Projects | Alysia Bennett | 3 Feb 2020

The new granny flat

Making a case for “right-sized” housing, three secondary dwelling designs illustrate how granny flats are being reinterpreted as site-responsive and sustainable spaces that alleviate contemporary demands on our suburbs.

A steel frame extends the geometry of the house, mediating between living space and garden terrace. Artwork: Petrina Hicks.
Projects | Ella Leoncio | 21 Jan 2020

Volume and drama: White House

This crisp addition to a Federation home exuberantly manoeuvres light, space and monochrome materials to masterfully meet the brief.

The new living and kitchen spaces are connected to the existing cottage by a half-height staircase that leads from the original hallway.
Projects | Michelle Bailey | 28 Jan 2020

Lessons in scale, proportion and materiality: Albert Villa

Responding to its heritage context and inner-Brisbane neighbourhood, this addition to a historic weatherboard cottage captures vistas from new living spaces arranged around a landscaped courtyard.

The addition’s pleated copper facade complements the tones of the existing red brick Federation house.
Projects | Clare Cousins | 29 Jan 2020

First house: Clare Cousins Architects

Clad in pleated copper, this addition to a Federation-era house was the first “real” commission for architect Clare Cousins, who reflects on how projects like this one went on to become a staple for the practice.

The tight footprint of the existing terrace necessitated an efficient approach to establishing a new spatial order.
Projects | Tobias Horrocks | 31 Jan 2020

Hard worker: Albert Park Terrace

This renovation of an inner-Melbourne terrace by Wellard Architects cleverly navigates the site’s constrained footprint, employing key architectural moves that make for an efficient and uplifting family home.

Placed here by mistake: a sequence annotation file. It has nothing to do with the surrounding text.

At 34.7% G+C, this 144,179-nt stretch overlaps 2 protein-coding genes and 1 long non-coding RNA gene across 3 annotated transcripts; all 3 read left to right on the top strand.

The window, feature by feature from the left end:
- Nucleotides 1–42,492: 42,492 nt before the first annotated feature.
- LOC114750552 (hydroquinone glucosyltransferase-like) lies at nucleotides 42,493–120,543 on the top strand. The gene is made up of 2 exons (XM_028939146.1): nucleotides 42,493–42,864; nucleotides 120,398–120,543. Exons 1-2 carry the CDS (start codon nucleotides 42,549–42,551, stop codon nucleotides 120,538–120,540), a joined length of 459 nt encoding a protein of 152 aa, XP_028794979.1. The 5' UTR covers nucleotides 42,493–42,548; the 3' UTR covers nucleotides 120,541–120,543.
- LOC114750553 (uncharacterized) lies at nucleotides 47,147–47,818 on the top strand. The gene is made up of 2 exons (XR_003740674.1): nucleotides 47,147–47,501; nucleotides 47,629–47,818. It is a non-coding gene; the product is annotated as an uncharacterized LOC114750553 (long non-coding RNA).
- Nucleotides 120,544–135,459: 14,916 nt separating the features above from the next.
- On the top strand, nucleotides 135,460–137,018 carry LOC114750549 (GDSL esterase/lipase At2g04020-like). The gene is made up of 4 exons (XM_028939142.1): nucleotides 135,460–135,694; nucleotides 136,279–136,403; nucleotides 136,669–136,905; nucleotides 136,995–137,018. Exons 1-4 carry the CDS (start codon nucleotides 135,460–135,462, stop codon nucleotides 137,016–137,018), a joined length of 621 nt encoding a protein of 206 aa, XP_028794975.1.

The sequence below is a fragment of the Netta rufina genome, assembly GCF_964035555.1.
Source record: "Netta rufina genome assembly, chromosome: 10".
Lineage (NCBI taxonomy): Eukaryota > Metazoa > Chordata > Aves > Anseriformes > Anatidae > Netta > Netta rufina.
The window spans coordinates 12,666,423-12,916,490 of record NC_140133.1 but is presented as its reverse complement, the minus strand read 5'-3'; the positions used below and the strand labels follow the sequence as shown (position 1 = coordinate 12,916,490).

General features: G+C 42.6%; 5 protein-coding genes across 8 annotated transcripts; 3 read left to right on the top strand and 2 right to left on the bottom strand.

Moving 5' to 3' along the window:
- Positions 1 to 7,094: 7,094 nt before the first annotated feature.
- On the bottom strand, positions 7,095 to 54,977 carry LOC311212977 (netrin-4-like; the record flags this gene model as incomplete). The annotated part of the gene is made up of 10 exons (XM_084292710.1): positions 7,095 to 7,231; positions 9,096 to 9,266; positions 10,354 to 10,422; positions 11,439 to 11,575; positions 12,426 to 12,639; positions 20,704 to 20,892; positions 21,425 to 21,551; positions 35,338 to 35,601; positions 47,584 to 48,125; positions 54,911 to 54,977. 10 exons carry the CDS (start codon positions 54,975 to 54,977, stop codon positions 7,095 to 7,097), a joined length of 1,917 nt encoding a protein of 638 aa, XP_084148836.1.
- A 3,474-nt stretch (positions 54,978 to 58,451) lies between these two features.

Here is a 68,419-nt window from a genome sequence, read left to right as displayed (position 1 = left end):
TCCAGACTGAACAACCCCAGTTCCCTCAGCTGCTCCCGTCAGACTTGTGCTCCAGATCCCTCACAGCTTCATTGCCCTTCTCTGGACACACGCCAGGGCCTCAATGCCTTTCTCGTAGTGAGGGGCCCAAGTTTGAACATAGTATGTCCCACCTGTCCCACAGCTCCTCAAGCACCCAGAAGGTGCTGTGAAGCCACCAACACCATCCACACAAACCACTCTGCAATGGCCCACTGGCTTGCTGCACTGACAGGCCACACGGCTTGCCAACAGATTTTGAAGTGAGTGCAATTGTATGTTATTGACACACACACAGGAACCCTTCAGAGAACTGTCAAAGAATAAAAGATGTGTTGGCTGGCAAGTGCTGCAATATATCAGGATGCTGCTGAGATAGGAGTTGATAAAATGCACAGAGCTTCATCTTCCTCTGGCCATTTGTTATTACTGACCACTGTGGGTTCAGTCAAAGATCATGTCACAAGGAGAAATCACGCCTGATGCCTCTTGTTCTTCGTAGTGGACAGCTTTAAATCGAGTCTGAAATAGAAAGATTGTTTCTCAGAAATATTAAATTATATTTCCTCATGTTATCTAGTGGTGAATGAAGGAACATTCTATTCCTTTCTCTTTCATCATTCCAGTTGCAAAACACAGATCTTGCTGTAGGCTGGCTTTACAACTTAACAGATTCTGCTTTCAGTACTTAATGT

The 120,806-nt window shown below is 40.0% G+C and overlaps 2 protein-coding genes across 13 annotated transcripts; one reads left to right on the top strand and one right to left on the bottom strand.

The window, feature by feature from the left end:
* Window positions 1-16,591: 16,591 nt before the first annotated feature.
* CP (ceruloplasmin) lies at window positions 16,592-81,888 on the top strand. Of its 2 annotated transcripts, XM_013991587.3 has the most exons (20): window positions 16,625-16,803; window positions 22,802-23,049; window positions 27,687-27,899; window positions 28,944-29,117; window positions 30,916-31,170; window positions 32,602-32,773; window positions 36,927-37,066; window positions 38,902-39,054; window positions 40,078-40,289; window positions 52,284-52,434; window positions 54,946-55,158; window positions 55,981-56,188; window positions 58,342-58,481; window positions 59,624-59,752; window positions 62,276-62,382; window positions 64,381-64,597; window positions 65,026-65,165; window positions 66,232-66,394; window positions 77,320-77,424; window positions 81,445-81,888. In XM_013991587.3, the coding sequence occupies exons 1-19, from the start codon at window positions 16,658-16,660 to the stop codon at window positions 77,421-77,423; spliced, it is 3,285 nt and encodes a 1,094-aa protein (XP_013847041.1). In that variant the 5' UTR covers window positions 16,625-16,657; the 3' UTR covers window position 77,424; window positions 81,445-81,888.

The roof’s garden overspills green tendrils on one side, and has an integrated strip of photovoltaic panels on the other.
Projects | Rachel Harris | 4 Feb 2020

Natural connection: Bundeena Beach House

On a rocky outcrop at the eastern edge of a secluded beach south of Sydney, this house maximizes opportunities to connect with the spectacular natural environment that surrounds it.

The design scheme prioritizes access to light and views and a connection to the garden. Photograph: Clinton Weaver.
Projects | Sing d'Arcy | 5 Feb 2020

Quality over ostentation: Balmoral House

A series of stacked interconnected volumes that carefully negotiate a tricky wedge-shaped site provided the solution for a client wishing to downsize their home without compromising amenity.

The apartment’s spacious floor plan and focus on high quality details imbue it with a sense of timelessness. Artwork: Kayleigh Hetdon.
Projects | Brett Seakins | 7 Feb 2020

A different kind of apartment building: Sussex

With an emphasis on design quality and detailing, this home by Powell and Glenn and Mim Design fuses the classic and contemporary to reimagine apartment living as generous and bespoke.